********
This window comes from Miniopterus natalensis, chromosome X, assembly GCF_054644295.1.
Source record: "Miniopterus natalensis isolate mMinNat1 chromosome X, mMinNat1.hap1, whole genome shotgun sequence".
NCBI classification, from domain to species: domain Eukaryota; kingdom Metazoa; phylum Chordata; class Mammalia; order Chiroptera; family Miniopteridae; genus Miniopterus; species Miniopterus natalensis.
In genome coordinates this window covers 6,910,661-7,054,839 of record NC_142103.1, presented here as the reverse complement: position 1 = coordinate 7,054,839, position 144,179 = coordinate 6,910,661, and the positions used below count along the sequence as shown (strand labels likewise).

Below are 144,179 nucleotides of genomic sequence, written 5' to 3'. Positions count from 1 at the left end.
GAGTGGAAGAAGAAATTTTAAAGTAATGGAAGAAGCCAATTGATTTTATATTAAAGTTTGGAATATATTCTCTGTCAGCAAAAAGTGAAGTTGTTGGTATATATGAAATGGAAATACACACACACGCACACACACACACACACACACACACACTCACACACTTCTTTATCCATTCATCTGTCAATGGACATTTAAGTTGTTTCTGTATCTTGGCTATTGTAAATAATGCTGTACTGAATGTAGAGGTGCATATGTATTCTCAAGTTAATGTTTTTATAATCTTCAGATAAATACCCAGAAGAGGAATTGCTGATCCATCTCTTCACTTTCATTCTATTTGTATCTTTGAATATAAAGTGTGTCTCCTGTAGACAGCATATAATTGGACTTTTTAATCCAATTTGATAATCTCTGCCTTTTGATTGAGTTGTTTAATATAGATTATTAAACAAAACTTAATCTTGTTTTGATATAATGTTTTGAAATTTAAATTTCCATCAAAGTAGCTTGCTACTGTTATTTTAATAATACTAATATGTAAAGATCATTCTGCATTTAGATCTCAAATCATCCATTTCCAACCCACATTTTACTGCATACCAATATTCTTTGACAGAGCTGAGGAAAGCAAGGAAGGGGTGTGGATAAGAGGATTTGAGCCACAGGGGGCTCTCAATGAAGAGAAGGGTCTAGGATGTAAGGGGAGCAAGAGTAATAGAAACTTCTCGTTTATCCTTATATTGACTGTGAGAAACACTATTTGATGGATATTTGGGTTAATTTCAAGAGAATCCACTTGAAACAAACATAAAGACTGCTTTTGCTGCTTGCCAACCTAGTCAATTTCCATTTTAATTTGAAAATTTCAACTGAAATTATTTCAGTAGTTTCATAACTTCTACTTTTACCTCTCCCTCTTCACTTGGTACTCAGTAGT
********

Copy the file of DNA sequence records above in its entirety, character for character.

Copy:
This window comes from Miniopterus natalensis, chromosome X, assembly GCF_054644295.1.
Source record: "Miniopterus natalensis isolate mMinNat1 chromosome X, mMinNat1.hap1, whole genome shotgun sequence".
NCBI classification, from domain to species: domain Eukaryota; kingdom Metazoa; phylum Chordata; class Mammalia; order Chiroptera; family Miniopteridae; genus Miniopterus; species Miniopterus natalensis.
In genome coordinates this window covers 6,910,661-7,054,839 of record NC_142103.1, presented here as the reverse complement: position 1 = coordinate 7,054,839, position 144,179 = coordinate 6,910,661, and the positions used below count along the sequence as shown (strand labels likewise).

Below are 144,179 nucleotides of genomic sequence, written 5' to 3'. Positions count from 1 at the left end.
GAGTGGAAGAAGAAATTTTAAAGTAATGGAAGAAGCCAATTGATTTTATATTAAAGTTTGGAATATATTCTCTGTCAGCAAAAAGTGAAGTTGTTGGTATATATGAAATGGAAATACACACACACGCACACACACACACACACACACACACACTCACACACTTCTTTATCCATTCATCTGTCAATGGACATTTAAGTTGTTTCTGTATCTTGGCTATTGTAAATAATGCTGTACTGAATGTAGAGGTGCATATGTATTCTCAAGTTAATGTTTTTATAATCTTCAGATAAATACCCAGAAGAGGAATTGCTGATCCATCTCTTCACTTTCATTCTATTTGTATCTTTGAATATAAAGTGTGTCTCCTGTAGACAGCATATAATTGGACTTTTTAATCCAATTTGATAATCTCTGCCTTTTGATTGAGTTGTTTAATATAGATTATTAAACAAAACTTAATCTTGTTTTGATATAATGTTTTGAAATTTAAATTTCCATCAAAGTAGCTTGCTACTGTTATTTTAATAATACTAATATGTAAAGATCATTCTGCATTTAGATCTCAAATCATCCATTTCCAACCCACATTTTACTGCATACCAATATTCTTTGACAGAGCTGAGGAAAGCAAGGAAGGGGTGTGGATAAGAGGATTTGAGCCACAGGGGGCTCTCAATGAAGAGAAGGGTCTAGGATGTAAGGGGAGCAAGAGTAATAGAAACTTCTCGTTTATCCTTATATTGACTGTGAGAAACACTATTTGATGGATATTTGGGTTAATTTCAAGAGAATCCACTTGAAACAAACATAAAGACTGCTTTTGCTGCTTGCCAACCTAGTCAATTTCCATTTTAATTTGAAAATTTCAACTGAAATTATTTCAGTAGTTTCATAACTTCTACTTTTACCTCTCCCTCTTCACTTGGTACTCAGTAGT